On Wednesday, European Union defense ministers were gathering to review a plan to supply Ukraine with 1 billion euros in munitions as the allies of Kyiv are being urged to increase their support of the country’s war efforts.

At an upcoming gathering in Stockholm, the capital of Sweden, the topic of Ukraine’s severe scarcity of ammunition will be discussed by European leaders to supply the numerous 155-millimeter howitzer shells that Ukraine’s forces are using every day in their battle against the ongoing Russian offensive.

Battles are being fought around Bakhmut, and President Volodymyr Zelenskyy has warned that if it were to be captured by Moscow, they would have an “open road” to progress further into Ukraine.

Zelenskyy informed CNN in an interview the following Wednesday that, were Bakhmut to fall, the Russians would have a wide-open path to further advance into Ukraine and towns in Donetsk’s region, such as Kramatorsk and Sloviansk.

On Tuesday, Ursula von der Leyen, President of the European Commission, made clear Europe’s intention to repel any Russian aggression while visiting Canada.

During her speech to Canada’s parliament, von der Leyen expressed her belief that no country should ever accept an aggressive military power that attempts to expand its empire by rolling tanks across an international border.

The New York Times published a report on Tuesday claiming that US intelligence had revealed a “pro-Ukrainian group” as responsible for sabotaging the Nord Stream gas pipelines from last year, which could pose complex issues for allies.

Mykhailo Podolyak, a high-ranking Ukrainian government official, refuted the report, claiming that Ukraine had no involvement in the accident in the Baltic Sea.

The control for Bakhmut continues

On Tuesday, the Russian military declared their intention to seize Bakhmut, a town with a population of 80,000 before the beginning of the war.

The prolonged and bloody battle in the vicinity of the town has been the most severe of the Russian invasion that has lasted over a year and caused extensive damage in Ukraine and forced millions of people to flee.

Ukraine asserted that they had determined that a soldier, who had been missing from the region, had been killed in a video that caused a strong reaction on social media. At the same time, United Nations Secretary-General Antonio Guterres was traveling to Kyiv for negotiations.

In the video, it appears that a Ukrainian soldier who had been taken prisoner was standing in a shallow trench, smoking a cigarette, and then, after uttering the phrase “Glory to Ukraine,” was shot.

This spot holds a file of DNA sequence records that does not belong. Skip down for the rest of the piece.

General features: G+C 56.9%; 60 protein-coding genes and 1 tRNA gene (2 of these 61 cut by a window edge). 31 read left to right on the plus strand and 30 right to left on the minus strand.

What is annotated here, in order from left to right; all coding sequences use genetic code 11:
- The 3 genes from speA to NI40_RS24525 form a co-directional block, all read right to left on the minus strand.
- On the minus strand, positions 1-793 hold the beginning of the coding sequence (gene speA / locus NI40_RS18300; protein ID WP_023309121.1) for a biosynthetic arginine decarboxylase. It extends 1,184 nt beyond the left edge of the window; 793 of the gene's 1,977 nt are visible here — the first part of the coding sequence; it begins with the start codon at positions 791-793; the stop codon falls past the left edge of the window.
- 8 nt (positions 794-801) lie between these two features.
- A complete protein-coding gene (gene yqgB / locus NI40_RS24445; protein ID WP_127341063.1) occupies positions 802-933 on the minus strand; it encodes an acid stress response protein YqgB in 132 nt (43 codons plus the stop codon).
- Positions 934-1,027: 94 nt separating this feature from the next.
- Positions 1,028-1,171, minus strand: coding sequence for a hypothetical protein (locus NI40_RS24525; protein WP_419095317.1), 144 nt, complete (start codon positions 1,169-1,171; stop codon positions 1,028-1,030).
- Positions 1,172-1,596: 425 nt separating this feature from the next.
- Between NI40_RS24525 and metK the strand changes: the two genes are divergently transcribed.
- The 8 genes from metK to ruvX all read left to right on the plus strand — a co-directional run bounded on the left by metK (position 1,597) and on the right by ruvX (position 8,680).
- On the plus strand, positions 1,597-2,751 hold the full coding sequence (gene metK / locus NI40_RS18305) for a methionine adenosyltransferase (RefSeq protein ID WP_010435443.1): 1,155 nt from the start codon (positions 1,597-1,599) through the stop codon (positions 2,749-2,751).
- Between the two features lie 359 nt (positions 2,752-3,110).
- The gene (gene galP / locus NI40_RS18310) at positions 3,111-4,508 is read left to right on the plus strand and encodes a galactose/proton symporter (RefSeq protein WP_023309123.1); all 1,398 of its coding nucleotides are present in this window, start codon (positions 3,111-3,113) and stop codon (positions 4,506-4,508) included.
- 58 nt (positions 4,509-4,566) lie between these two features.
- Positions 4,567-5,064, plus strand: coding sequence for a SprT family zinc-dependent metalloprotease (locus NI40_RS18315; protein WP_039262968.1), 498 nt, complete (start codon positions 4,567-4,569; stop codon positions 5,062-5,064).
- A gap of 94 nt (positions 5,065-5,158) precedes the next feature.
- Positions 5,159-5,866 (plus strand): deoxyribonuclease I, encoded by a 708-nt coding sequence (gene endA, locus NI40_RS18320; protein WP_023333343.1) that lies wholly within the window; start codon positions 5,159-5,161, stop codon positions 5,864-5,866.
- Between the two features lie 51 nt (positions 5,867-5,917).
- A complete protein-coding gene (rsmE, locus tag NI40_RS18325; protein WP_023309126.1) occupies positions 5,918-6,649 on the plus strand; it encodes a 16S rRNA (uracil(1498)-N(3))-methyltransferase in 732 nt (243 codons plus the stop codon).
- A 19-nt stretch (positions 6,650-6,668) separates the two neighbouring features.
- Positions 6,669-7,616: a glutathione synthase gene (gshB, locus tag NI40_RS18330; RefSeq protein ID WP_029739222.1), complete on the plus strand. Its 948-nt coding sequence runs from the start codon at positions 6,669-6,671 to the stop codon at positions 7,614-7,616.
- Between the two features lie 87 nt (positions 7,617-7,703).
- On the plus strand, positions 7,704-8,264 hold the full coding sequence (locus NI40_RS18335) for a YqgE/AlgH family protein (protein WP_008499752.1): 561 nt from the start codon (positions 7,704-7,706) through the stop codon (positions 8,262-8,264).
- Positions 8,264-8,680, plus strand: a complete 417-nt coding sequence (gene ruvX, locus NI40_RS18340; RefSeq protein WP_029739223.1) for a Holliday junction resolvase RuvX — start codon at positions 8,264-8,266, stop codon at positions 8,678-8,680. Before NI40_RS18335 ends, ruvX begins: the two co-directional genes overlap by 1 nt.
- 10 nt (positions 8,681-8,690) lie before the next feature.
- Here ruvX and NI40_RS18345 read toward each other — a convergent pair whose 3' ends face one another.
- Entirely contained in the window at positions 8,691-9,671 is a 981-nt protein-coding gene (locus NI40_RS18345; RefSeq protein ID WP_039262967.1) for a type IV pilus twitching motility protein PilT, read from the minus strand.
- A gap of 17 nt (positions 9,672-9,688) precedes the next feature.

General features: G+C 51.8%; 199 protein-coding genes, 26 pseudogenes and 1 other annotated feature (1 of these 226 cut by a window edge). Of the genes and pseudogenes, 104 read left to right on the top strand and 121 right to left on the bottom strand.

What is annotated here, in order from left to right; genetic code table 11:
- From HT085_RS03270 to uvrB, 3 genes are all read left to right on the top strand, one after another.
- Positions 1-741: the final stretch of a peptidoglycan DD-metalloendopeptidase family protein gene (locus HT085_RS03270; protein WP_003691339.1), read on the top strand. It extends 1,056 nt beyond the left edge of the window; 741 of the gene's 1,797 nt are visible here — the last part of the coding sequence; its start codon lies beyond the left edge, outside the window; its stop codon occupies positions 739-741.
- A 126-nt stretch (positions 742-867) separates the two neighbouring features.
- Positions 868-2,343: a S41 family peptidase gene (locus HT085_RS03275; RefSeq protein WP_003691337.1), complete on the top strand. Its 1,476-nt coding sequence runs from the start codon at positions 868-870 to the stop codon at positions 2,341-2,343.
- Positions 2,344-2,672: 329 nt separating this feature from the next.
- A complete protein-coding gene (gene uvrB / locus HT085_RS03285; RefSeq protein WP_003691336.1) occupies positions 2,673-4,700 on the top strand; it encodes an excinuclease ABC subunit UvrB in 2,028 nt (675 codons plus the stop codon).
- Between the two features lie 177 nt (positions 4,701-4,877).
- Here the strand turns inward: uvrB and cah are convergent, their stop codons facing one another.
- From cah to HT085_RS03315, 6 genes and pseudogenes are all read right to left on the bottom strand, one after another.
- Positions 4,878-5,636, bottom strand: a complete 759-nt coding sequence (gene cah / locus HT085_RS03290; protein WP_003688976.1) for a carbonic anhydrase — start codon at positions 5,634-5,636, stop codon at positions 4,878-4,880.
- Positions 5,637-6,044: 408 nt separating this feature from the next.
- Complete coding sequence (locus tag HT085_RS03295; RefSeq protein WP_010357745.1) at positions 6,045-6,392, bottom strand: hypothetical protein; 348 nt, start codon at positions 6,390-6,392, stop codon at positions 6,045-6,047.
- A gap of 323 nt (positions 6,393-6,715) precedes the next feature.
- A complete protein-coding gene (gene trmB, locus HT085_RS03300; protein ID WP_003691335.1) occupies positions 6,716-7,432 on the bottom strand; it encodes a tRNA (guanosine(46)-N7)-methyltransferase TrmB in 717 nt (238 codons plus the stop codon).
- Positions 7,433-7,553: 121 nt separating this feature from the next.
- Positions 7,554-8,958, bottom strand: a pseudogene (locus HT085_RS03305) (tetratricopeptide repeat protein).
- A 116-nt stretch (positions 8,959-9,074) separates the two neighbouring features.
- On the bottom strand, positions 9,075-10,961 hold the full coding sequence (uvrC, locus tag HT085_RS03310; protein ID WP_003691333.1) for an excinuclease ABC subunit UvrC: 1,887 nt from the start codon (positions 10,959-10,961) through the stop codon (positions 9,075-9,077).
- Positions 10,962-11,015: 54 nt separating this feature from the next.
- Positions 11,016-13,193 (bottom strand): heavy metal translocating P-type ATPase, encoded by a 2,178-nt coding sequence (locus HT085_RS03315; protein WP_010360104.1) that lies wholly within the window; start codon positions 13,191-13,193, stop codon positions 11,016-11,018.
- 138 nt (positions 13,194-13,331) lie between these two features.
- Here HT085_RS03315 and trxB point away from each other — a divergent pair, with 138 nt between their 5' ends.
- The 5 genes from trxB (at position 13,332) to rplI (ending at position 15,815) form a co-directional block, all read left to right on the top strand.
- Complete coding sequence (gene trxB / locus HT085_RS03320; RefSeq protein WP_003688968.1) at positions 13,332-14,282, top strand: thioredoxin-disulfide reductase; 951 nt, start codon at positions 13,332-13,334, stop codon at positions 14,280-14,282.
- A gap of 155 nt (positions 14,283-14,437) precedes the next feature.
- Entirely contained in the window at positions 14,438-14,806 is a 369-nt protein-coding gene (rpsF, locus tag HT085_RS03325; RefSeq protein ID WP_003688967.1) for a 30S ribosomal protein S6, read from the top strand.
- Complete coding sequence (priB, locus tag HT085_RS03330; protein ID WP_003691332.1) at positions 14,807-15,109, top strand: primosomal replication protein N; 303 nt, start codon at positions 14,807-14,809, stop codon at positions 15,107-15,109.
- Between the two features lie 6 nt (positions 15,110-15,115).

It appears that Russia is determined to take control of the city under any circumstances.

At a televised gathering on Tuesday, Russia’s Defence Minister Sergei Shoigu declared that seizing control of Bakhmut will enable further offensive maneuvers to penetrate the defensive lines of the Ukrainian Armed Forces.

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Yevgeny Prigozhin, the leader of Wagner, the Russian mercenary group spearheading the attack on Bakhmut, made a jab at Shoigu, claiming he had “not seen him” on the battleground. This statement reflects the rift between Prigozhin and Russia’s military leadership.

‘Be steadfast’

In an interview with CNN, Zelenskyy expressed his determination that the military would remain in Bakhmut.

At the meeting with the chief of staff and the military commanders held yesterday, virtually and in person, the president declared that they must remain resolute in Bakhmut.

He noted that tending to our servicemen and women is a priority and that we should take whatever steps are needed to obtain weapons and supplies for the upcoming counteroffensive.

Prigozhin claimed that roughly 12,000 and 20,000 Ukrainian soldiers were still standing their ground in the city.

He asserted that, while the fighting is intense day and night, the Ukrainian troops refuse to retreat.

This week, Poland, an enduring ally of Ukraine, will ship ten Leopard tanks, providing a much-needed lift to the latter’s spirits on Tuesday.

Both sides have reported that the battle at Bakhmut involved a considerable loss of troops, though neither has publicly specified the exact number.